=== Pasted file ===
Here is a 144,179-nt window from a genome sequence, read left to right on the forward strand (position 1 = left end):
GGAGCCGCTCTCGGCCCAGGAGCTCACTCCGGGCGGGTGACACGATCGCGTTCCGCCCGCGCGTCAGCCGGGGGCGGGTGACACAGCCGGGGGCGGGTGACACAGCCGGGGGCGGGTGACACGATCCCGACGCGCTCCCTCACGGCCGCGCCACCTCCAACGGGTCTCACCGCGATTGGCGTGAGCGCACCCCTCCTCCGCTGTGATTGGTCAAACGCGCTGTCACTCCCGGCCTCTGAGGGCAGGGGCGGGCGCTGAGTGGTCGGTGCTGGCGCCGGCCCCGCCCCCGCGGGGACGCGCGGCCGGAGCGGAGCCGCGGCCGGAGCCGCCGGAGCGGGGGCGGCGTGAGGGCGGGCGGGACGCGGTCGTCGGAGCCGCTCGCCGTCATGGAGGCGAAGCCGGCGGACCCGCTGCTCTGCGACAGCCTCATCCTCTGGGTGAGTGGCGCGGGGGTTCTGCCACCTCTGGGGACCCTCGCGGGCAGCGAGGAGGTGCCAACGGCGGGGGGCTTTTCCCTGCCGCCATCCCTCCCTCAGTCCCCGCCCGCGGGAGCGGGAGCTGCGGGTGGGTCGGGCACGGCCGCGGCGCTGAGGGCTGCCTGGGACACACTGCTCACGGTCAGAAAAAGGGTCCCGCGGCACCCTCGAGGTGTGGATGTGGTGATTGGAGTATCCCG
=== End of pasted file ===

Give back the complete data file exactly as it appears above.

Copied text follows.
Here is a 144,179-nt window from a genome sequence, read left to right on the forward strand (position 1 = left end):
GGAGCCGCTCTCGGCCCAGGAGCTCACTCCGGGCGGGTGACACGATCGCGTTCCGCCCGCGCGTCAGCCGGGGGCGGGTGACACAGCCGGGGGCGGGTGACACAGCCGGGGGCGGGTGACACGATCCCGACGCGCTCCCTCACGGCCGCGCCACCTCCAACGGGTCTCACCGCGATTGGCGTGAGCGCACCCCTCCTCCGCTGTGATTGGTCAAACGCGCTGTCACTCCCGGCCTCTGAGGGCAGGGGCGGGCGCTGAGTGGTCGGTGCTGGCGCCGGCCCCGCCCCCGCGGGGACGCGCGGCCGGAGCGGAGCCGCGGCCGGAGCCGCCGGAGCGGGGGCGGCGTGAGGGCGGGCGGGACGCGGTCGTCGGAGCCGCTCGCCGTCATGGAGGCGAAGCCGGCGGACCCGCTGCTCTGCGACAGCCTCATCCTCTGGGTGAGTGGCGCGGGGGTTCTGCCACCTCTGGGGACCCTCGCGGGCAGCGAGGAGGTGCCAACGGCGGGGGGCTTTTCCCTGCCGCCATCCCTCCCTCAGTCCCCGCCCGCGGGAGCGGGAGCTGCGGGTGGGTCGGGCACGGCCGCGGCGCTGAGGGCTGCCTGGGACACACTGCTCACGGTCAGAAAAAGGGTCCCGCGGCACCCTCGAGGTGTGGATGTGGTGATTGGAGTATCCCG